England’s Ideology

Roy Porter

  • Coram’s Children: The London Foundling Hospital in the 18th Century by Ruth McClure
    Yale, 321 pp, £15.00, September 1981, ISBN 0 300 02465 7
  • Children of the Empire by Gillian Wagner
    Weidenfeld, 284 pp, £10.95, March 1982, ISBN 0 297 78047 6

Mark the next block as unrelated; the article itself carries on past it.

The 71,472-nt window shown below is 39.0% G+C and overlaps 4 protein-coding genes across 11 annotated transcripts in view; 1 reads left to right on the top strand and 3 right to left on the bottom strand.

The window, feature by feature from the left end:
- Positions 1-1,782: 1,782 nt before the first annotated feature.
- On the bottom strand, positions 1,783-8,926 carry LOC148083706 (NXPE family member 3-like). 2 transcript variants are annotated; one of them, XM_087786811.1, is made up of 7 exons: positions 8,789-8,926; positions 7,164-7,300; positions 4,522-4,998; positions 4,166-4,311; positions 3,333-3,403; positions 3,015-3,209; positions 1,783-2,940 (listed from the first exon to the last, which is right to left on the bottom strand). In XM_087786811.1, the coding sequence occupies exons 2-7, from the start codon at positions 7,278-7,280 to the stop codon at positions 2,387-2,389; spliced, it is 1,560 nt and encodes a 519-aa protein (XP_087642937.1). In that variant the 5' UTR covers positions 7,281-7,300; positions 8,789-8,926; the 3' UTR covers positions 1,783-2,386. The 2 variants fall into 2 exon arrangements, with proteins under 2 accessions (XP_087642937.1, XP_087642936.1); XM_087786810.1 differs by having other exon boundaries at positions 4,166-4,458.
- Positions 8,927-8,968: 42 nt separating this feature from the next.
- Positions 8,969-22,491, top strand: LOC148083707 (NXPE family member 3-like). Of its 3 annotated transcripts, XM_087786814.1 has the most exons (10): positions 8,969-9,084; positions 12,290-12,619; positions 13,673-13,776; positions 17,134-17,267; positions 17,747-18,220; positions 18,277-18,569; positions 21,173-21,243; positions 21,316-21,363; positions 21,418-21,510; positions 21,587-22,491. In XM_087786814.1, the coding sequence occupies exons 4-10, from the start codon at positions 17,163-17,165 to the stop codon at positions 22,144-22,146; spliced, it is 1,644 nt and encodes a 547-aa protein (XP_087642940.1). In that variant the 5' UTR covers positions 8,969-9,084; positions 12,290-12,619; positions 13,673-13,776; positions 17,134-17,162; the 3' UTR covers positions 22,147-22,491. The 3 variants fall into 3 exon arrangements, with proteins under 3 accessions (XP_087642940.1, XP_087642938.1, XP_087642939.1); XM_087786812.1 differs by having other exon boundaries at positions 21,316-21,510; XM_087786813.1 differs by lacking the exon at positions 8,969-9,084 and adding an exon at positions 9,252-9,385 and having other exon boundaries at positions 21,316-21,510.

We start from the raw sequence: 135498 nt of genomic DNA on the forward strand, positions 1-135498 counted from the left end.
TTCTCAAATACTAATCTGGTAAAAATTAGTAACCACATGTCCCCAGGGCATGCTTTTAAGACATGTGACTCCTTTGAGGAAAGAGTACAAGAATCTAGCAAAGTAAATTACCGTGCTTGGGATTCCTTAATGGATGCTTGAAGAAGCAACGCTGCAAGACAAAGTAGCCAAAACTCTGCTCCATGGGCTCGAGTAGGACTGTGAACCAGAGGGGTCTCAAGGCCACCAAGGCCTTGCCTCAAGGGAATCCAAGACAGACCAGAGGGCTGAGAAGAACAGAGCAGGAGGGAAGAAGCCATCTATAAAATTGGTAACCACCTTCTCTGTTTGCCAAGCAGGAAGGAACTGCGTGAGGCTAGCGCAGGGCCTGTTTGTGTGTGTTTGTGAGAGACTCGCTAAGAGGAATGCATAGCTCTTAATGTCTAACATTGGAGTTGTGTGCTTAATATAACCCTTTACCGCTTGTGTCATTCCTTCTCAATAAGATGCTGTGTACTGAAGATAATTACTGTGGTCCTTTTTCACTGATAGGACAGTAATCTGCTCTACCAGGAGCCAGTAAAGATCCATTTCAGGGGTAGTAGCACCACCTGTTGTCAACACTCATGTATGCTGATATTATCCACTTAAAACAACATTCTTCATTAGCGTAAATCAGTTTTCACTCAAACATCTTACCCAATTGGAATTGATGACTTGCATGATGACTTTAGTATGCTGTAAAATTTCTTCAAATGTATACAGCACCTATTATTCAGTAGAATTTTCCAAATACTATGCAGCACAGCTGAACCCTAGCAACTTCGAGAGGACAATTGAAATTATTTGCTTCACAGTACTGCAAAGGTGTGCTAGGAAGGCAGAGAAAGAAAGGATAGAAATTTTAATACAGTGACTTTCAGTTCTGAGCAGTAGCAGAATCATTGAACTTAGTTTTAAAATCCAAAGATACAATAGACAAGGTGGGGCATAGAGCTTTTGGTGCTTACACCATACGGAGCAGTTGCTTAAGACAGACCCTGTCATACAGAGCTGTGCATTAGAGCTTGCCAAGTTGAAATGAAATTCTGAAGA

If old sea-dog Thomas Coram’s mission had been to found the most English, the most 18th-century of charities, he could not have done better than launch the Foundling Hospital – which he did, its doors receiving its first infant in 1741. Till then, England – unlike other countries – had had no hospice designed for abandoned babies, though such an idea had been floated in a characteristic gesture of lay piety by Addison in the Guardian. Unlike Continental refuges for orphans and bastards, the Foundling Hospital was run neither by the state, to produce well-drilled army recruits, nor by the Church, eager to baptise young souls. Embodying the spirit of mercantile private enterprise, it was constituted on joint-stock principles, headed by a governing board which combined landed and commercial wealth with a sprinkling of lawyers and doctors, several of them Masons. In time, royalty did not blush to patronise the charity, though bishop governors were notably few, and women were absent. The Hospital was, in Ruth McClure’s words, the pioneer case of ‘incorporated associative benevolence’, with the aim, as Joseph Massie put it, that ‘Charity, Humanity, Patriotism and Economy be made to go hand in hand’. Popean, if not quite Mandevillian, in their humanitarianism, the benefactors knew that self-love and social were the same. As Thomas Coram himself computed the matter of charity towards the young, ‘a pound of malaga Raisins which costs 3d fills them with above 5 pounds worth of Love for me.’

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